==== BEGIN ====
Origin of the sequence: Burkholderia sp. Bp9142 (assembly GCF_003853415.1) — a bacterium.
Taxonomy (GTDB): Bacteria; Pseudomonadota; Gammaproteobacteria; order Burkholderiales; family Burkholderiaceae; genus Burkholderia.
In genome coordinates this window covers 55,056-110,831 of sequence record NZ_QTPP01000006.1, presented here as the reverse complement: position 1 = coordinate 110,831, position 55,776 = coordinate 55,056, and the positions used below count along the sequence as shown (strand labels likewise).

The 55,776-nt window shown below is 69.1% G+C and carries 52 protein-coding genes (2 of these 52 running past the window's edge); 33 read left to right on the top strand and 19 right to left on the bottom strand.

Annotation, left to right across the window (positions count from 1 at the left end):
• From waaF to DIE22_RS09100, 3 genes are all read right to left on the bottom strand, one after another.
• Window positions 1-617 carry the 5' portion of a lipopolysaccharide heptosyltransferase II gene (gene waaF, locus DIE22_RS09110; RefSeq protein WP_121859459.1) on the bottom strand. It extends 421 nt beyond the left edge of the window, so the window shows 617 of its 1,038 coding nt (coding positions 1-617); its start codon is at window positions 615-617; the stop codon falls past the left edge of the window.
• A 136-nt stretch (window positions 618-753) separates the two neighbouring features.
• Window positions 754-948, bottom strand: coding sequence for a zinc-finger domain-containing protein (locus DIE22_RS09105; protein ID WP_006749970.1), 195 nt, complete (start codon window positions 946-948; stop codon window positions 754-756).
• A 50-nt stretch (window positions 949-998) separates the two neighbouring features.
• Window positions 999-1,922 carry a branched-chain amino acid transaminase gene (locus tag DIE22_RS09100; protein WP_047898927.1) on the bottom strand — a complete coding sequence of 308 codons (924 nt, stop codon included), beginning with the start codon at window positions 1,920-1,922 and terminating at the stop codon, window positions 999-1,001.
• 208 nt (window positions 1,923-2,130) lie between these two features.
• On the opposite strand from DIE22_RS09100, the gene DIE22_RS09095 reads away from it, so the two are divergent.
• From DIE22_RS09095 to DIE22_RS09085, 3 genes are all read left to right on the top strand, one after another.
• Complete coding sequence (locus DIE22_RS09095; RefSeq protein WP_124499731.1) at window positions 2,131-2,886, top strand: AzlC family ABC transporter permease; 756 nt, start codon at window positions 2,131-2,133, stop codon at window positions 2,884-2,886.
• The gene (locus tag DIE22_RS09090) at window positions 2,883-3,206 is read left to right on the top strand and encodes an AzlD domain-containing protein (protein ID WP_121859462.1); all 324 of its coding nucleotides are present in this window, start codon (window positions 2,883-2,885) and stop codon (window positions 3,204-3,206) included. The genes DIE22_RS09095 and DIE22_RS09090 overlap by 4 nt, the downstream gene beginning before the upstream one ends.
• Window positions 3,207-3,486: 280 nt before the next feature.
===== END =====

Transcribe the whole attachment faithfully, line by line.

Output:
Origin of the sequence: Burkholderia sp. Bp9142 (assembly GCF_003853415.1) — a bacterium.
Taxonomy (GTDB): Bacteria; Pseudomonadota; Gammaproteobacteria; order Burkholderiales; family Burkholderiaceae; genus Burkholderia.
In genome coordinates this window covers 55,056-110,831 of sequence record NZ_QTPP01000006.1, presented here as the reverse complement: position 1 = coordinate 110,831, position 55,776 = coordinate 55,056, and the positions used below count along the sequence as shown (strand labels likewise).

The 55,776-nt window shown below is 69.1% G+C and carries 52 protein-coding genes (2 of these 52 running past the window's edge); 33 read left to right on the top strand and 19 right to left on the bottom strand.

Annotation, left to right across the window (positions count from 1 at the left end):
• From waaF to DIE22_RS09100, 3 genes are all read right to left on the bottom strand, one after another.
• Window positions 1-617 carry the 5' portion of a lipopolysaccharide heptosyltransferase II gene (gene waaF, locus DIE22_RS09110; RefSeq protein WP_121859459.1) on the bottom strand. It extends 421 nt beyond the left edge of the window, so the window shows 617 of its 1,038 coding nt (coding positions 1-617); its start codon is at window positions 615-617; the stop codon falls past the left edge of the window.
• A 136-nt stretch (window positions 618-753) separates the two neighbouring features.
• Window positions 754-948, bottom strand: coding sequence for a zinc-finger domain-containing protein (locus DIE22_RS09105; protein ID WP_006749970.1), 195 nt, complete (start codon window positions 946-948; stop codon window positions 754-756).
• A 50-nt stretch (window positions 949-998) separates the two neighbouring features.
• Window positions 999-1,922 carry a branched-chain amino acid transaminase gene (locus tag DIE22_RS09100; protein WP_047898927.1) on the bottom strand — a complete coding sequence of 308 codons (924 nt, stop codon included), beginning with the start codon at window positions 1,920-1,922 and terminating at the stop codon, window positions 999-1,001.
• 208 nt (window positions 1,923-2,130) lie between these two features.
• On the opposite strand from DIE22_RS09100, the gene DIE22_RS09095 reads away from it, so the two are divergent.
• From DIE22_RS09095 to DIE22_RS09085, 3 genes are all read left to right on the top strand, one after another.
• Complete coding sequence (locus DIE22_RS09095; RefSeq protein WP_124499731.1) at window positions 2,131-2,886, top strand: AzlC family ABC transporter permease; 756 nt, start codon at window positions 2,131-2,133, stop codon at window positions 2,884-2,886.
• The gene (locus tag DIE22_RS09090) at window positions 2,883-3,206 is read left to right on the top strand and encodes an AzlD domain-containing protein (protein ID WP_121859462.1); all 324 of its coding nucleotides are present in this window, start codon (window positions 2,883-2,885) and stop codon (window positions 3,204-3,206) included. The genes DIE22_RS09095 and DIE22_RS09090 overlap by 4 nt, the downstream gene beginning before the upstream one ends.
• Window positions 3,207-3,486: 280 nt before the next feature.